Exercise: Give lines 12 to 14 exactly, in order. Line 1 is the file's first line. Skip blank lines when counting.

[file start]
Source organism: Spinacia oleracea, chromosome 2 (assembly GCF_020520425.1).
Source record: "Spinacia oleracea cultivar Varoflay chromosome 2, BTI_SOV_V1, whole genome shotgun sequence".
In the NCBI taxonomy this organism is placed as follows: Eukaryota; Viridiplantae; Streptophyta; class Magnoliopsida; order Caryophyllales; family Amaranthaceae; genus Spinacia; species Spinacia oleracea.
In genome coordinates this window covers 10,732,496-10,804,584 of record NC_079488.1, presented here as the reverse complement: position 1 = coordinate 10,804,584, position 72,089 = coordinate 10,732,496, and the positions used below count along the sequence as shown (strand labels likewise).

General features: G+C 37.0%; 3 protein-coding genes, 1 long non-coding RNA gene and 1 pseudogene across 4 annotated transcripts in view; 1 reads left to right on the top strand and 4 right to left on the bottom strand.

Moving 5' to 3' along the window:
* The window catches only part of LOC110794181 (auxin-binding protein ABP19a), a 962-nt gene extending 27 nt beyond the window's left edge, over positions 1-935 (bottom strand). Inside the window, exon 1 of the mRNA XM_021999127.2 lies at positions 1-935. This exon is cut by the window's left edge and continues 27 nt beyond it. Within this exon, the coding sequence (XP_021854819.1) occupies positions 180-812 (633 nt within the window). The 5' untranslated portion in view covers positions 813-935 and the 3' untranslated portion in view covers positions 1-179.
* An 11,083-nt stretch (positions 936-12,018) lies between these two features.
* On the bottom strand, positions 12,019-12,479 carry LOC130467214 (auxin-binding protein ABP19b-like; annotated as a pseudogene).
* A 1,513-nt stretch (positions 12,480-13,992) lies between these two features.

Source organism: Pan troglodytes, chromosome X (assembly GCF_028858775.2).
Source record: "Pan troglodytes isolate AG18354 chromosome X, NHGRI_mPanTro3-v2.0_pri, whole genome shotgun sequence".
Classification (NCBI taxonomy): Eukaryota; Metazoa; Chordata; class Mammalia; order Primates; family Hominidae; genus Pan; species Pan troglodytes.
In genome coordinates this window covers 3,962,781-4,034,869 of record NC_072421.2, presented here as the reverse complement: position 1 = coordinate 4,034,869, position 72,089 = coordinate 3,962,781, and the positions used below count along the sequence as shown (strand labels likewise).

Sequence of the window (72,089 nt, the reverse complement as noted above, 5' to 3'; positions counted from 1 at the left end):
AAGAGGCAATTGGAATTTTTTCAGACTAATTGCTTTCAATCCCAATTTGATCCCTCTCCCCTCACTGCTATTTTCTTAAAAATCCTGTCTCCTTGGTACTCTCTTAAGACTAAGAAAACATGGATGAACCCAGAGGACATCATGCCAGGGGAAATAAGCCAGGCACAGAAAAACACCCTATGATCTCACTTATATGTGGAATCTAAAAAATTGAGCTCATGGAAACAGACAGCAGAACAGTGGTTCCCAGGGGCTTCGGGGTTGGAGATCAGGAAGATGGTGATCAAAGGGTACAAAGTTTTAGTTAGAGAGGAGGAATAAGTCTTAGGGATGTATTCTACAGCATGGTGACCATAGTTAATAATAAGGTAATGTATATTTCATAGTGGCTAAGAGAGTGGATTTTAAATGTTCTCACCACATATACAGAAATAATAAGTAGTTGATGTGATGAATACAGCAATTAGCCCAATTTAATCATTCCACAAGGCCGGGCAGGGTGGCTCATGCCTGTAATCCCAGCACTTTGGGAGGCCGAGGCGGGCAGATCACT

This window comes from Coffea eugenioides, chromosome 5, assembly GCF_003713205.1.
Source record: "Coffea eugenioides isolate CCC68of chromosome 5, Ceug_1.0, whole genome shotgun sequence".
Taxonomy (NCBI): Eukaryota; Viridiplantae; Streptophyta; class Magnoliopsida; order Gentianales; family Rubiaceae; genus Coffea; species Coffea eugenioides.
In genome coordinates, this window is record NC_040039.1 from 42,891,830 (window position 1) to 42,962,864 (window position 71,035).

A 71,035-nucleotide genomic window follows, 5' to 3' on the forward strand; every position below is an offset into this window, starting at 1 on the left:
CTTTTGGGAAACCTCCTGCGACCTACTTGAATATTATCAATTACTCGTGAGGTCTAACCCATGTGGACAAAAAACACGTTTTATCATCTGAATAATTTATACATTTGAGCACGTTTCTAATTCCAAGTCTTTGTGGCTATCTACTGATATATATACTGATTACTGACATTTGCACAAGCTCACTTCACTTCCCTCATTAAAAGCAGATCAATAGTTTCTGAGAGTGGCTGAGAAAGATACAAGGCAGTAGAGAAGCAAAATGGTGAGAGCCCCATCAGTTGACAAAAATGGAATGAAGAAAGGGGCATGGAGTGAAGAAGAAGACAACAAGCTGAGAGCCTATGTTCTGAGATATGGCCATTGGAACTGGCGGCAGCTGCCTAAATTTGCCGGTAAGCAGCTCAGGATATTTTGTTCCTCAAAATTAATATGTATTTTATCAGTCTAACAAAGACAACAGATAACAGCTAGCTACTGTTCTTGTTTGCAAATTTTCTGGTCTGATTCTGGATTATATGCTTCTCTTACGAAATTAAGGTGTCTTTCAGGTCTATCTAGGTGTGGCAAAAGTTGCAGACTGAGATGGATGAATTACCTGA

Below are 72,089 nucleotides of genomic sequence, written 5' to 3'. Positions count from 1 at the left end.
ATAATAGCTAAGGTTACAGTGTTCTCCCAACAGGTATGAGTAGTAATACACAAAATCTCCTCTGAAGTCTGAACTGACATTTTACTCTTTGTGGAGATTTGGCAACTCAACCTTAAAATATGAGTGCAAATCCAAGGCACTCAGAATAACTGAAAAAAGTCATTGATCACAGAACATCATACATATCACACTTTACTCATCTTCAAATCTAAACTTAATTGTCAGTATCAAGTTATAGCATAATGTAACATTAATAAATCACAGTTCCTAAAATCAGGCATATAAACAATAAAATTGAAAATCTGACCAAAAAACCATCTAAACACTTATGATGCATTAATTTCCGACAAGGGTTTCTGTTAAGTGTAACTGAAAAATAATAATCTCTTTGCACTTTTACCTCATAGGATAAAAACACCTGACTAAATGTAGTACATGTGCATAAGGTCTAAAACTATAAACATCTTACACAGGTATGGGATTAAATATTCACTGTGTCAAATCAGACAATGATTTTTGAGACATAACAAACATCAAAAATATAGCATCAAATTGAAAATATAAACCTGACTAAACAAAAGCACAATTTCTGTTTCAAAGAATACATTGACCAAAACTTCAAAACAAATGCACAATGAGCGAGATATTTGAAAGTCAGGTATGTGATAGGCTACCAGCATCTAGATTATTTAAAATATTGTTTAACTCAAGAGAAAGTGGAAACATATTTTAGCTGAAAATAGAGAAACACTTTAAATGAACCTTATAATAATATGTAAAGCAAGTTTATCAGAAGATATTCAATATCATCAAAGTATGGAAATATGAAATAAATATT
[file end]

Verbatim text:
Source record: "Pan troglodytes isolate AG18354 chromosome X, NHGRI_mPanTro3-v2.0_pri, whole genome shotgun sequence".
Classification (NCBI taxonomy): Eukaryota; Metazoa; Chordata; class Mammalia; order Primates; family Hominidae; genus Pan; species Pan troglodytes.
In genome coordinates this window covers 3,962,781-4,034,869 of record NC_072421.2, presented here as the reverse complement: position 1 = coordinate 4,034,869, position 72,089 = coordinate 3,962,781, and the positions used below count along the sequence as shown (strand labels likewise).